The Qataris responded by booking on the website and disconnecting it from inside Qatar, they considered that the Saudi procedure is a political exploitation of the Hajj season, they suggested to send a complaint to the International Court of Justice under this title, but the Saudi response came quickly accompanied with a solidarity of the boycotting countries which participate in the crisis with Qatar. The response considers that the doubtful Qatari position of the Saudi administration of Hajj season is a call to internationalize the religious rites, and thus it is as “an announcement of war” according to the declaration of the Saudi Foreign Minister Adel Al-Jubeir. He added that his government will reserve the right to reply to this position according to what is considered by a declaration of war.

The Saudi position was not a reaction to the Qatari position. In the Qatari responses there was an indication to the accusation of Qatar of being subordinated to Iran in the call to internationalize Hajj season, knowing that the internationalization was not a clear demand in the Qatari response as much as it is a Saudi interpretation of the Qatari legal complaint in front of the International Court which may ignore the cause, or will render a judgment to oblige Saudi Arabia to coordinate with the Qatari government in organizing the participation of its citizens away from the political relations between the two governments, but the linkage to Iran is due to the fact that Iran has called publicly for the internationalization of hajj seasons and managing them towards the permanent administration of the holy sites, it identified a formula which it tried to promote on the Islamic countries regarding this administration. But Riyadh did not issue any comment that considers the Iranian position as a declaration of war, so this means that the accusation of the declaration of war is addressed to Qatar not to the one who is proposing the administration of Hajj season by Saudi into circulation whether totally or partially.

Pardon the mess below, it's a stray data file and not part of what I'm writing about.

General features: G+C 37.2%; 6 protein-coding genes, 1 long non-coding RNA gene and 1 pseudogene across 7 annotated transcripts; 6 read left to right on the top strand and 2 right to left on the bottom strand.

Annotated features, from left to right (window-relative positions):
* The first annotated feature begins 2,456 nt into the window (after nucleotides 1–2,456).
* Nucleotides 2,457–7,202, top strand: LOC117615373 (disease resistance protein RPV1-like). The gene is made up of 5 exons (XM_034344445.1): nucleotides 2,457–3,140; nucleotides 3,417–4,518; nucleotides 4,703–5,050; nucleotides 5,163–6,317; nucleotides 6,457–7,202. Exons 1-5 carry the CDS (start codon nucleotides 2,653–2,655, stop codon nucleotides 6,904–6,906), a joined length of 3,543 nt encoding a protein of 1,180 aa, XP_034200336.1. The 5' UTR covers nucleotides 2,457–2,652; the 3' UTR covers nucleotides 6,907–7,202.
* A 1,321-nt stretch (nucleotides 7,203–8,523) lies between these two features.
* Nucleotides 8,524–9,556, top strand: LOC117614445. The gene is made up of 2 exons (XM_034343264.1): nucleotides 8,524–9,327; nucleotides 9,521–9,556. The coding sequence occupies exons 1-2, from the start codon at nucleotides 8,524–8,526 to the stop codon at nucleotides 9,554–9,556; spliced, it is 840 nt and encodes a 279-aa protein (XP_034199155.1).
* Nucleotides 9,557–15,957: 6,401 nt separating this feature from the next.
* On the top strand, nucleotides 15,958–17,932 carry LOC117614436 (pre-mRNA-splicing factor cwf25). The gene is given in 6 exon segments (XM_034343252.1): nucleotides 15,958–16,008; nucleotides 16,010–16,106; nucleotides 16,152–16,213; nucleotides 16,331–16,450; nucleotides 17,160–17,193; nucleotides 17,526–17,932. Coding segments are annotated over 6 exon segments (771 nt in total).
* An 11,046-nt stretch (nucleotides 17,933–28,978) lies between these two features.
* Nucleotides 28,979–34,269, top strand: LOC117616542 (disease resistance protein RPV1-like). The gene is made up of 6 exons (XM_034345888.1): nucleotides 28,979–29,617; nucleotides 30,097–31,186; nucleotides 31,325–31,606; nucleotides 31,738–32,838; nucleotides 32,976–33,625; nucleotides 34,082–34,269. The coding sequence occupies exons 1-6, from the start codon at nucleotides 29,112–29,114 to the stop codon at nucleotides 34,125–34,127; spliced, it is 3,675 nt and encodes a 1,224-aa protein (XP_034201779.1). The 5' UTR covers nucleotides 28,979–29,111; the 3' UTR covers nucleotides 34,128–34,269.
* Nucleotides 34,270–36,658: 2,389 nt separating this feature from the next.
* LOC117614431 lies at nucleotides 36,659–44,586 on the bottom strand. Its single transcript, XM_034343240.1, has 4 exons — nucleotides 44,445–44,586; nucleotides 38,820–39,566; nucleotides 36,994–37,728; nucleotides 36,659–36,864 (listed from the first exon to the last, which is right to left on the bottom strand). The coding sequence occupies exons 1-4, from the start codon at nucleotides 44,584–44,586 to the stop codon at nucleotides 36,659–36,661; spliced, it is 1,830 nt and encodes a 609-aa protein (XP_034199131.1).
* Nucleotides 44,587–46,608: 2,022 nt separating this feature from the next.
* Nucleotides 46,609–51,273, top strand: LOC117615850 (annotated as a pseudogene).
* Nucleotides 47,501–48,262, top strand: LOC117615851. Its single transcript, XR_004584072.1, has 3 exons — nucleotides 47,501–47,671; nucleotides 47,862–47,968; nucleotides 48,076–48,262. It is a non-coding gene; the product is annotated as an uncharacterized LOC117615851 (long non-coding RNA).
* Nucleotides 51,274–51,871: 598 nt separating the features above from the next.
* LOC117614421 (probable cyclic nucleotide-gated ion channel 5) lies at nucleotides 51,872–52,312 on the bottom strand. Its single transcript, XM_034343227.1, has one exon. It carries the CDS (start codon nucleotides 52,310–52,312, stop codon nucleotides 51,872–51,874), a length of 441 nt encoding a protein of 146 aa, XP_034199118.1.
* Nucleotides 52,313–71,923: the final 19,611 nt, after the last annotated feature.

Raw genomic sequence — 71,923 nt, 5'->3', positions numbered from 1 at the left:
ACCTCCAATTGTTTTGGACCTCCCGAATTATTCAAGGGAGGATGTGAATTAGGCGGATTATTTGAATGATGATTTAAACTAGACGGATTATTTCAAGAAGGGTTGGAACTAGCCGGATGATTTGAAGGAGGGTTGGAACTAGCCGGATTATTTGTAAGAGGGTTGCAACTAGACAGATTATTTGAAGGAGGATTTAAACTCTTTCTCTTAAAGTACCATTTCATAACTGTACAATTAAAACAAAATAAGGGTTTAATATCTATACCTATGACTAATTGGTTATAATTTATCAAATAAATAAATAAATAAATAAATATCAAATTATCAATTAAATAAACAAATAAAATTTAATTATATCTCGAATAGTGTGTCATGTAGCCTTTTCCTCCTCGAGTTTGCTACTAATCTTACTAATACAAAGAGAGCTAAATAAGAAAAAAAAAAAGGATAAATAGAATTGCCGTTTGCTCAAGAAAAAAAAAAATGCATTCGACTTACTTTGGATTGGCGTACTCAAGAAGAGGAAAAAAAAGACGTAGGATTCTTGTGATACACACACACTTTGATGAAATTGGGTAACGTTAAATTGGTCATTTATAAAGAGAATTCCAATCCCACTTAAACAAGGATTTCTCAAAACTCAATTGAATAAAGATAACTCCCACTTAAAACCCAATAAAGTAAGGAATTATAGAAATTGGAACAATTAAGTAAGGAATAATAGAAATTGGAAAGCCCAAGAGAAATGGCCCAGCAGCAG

The Saudis feel with agony whenever they remember that the crisis with Qatar lasts more than the expectation, and whenever they notice that the international and the regional situations are surrounding the crisis through a stable static, while they feel that Doha is comforted to its position in the light of the American position, which its ceiling is a media support of the Saudi position and a real dealing with how to employ the crisis in favor of US gains with each of Qatar and Saudi Arabia, on the other hand there were European and Russian positions that stick not to allow the escalation of the crisis on one hand, and the Saudi control on Qatar on the other hand in the light of the Turkish-Iranian positions that support Qatar implicitly

Saudi Arabia tries to gain information under a religious pretext for the escalation militarily through the vocabulary of ” a declaration of war” in order to impose new dynamism for the crisis, whether through the escalation of war,  so this opens a negotiation on a hot skate that achieves some gains and justifies the end of the crisis from a superior Saudi position or through a military process that is desired by the Saudis from the first day, if they ensure that the process will not turn into a confrontation with Turkey or Iran on one hand, and if they ensure the quickness of the operational success. But the two matters are questionable, so trying to gain information is not the first shot in the war.

Translated by Lina Shehadeh,

السعودية تجسّ النبض لعمل عسكري في قطر

ناصر قنديل

يوليو 31, 2017

– تقصّد السعوديون إهانة قطر ومعاملتها كدولة فاقدة للسيادة عندما رفضوا تنظيم بعثة حجّ قطرية إلى السعودية، وقرّروا فتح الباب فردياً للقطريين الراغبين بالحجّ للتقدّم بطلباتهم عبر موقع إلكتروني والحصول على جواز سفر مؤقت على المطار حين وصولهم مقابل تسليم جوازاتهم القطرية لاستردادها في طريق العودة، ويحمل التدبير في ما يحمل نيات استخبارية بفتح المجال لتجنيد المعارضين القطريين بمناسبة موسم الحج، فيصعب تقفي أثرهم كعملاء من قبل حكومتهم، لأنّ الذريعة هي المشاركة في شعائر دينية، والمجنّدين مع السعودية يضيعون بين لوائح الحجاج. هذا إضافة لعدم توفر وسائل سهلة لمعرفة مَن هم الذين استجابوا للدعوة إلا عن طريق دسّ مخبرين بين صفوفهم، طالما السفر يجب أن يتمّ من بلد ثالث والجوازات القطرية لن تحصُل على سمة دخول للسعودية.